Let's take Egypt's lessons and apply them to the planet

The internet and cellphone connectiveness that powered the Egyptian revolution should be harnessed for other global problems, Owen Gaffney argues.

Vive la révolution. A whisper at first. Soon, the words spread like wildfire from Tunisia over the tinder-dry African plains and mountains to the over-populated streets of Cairo.

Vive la révolution. The words Twittered and fluttered on iPhones and Facebook, tumbling into the mass media, a global din, coming to rest even on the tongue of UN Secretary General Ban Ki-moon in the hallowed halls of Davos, Switzerland.

At a pro-democracy rally in Beirut, a woman carries a mockup of a Facebook page urging the ouster of Tunisian President Zine al-Abidine Ben Ali and Egyptian President Hosni Mubarak. Modern communications technology is mobilizing crowds. (Sharif Karim/Reuters)

We need a revolution, he declared at the World Economic Forum, the annual meeting of the mighty and the powerful. It may seem strange to speak of global revolution at a gathering like that, but that is what he said.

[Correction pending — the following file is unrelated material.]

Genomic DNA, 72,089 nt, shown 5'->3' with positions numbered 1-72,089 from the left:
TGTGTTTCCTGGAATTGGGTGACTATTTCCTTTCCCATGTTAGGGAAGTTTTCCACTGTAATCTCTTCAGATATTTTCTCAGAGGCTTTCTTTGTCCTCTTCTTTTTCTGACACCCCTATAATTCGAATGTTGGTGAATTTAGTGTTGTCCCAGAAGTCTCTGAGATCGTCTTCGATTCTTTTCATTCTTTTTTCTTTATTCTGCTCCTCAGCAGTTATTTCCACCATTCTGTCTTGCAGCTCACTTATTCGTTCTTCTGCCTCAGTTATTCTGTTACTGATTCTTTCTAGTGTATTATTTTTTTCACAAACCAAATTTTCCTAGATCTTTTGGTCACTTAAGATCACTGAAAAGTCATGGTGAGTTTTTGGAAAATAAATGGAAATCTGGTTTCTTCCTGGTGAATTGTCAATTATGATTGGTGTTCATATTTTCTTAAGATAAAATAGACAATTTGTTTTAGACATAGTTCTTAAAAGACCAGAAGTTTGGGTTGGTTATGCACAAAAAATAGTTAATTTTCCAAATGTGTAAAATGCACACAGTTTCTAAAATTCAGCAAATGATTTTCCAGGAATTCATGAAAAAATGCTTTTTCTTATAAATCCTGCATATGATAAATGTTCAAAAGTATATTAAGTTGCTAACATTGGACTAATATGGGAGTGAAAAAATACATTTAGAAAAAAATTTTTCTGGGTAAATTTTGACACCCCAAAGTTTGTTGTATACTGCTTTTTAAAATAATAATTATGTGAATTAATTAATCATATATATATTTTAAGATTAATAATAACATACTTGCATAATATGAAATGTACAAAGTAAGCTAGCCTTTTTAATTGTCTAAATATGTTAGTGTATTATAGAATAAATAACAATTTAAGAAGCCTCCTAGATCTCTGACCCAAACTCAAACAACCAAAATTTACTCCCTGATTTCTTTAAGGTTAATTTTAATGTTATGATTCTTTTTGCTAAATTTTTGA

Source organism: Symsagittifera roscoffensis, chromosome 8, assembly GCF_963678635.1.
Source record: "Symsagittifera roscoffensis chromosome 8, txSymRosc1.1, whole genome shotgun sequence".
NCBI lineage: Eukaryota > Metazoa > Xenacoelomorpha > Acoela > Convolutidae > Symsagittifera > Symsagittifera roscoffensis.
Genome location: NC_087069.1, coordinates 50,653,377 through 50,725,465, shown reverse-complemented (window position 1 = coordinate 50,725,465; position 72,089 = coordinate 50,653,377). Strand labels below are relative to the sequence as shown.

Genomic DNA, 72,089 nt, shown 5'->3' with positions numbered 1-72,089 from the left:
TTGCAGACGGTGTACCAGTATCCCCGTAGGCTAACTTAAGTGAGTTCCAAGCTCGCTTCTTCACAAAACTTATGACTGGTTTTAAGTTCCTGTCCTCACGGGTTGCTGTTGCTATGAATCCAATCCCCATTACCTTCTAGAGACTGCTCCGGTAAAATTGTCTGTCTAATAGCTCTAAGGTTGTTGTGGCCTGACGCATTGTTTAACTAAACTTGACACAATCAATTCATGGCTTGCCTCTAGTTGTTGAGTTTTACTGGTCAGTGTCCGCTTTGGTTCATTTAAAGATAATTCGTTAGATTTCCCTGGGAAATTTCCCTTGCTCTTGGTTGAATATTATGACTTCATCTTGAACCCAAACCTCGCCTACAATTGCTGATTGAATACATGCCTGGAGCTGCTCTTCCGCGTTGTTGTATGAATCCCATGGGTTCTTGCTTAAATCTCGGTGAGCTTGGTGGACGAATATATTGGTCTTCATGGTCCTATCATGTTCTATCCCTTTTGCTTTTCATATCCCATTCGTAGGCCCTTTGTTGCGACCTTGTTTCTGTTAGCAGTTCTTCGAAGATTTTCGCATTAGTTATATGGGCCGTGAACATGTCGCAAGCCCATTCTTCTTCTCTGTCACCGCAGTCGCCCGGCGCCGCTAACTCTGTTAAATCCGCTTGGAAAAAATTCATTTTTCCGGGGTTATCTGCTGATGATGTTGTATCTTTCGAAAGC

As for why, a clue can be found in the 2011 Global Risks report, the WEF's regular look at the big problems facing the planet.

The report reels off the familiar threats — financial instability, food prices, energy security, water, floods, storms and fires. All have hit the headlines in the last several months.

The number of environmental catastrophes is rising and more economies, more businesses and more people are being affected, thanks to globalization, urbanization and our growing interconnectedness and interdependence.

Owen Gaffney is a writer and the director of communications for the International Geosphere Biosphere Program, a research organization funded by 37 countries to study the phenomenon of global change. He is also an organizer of the 2012 international conference Planet Under Pressure: New Knowledge Towards Solutions.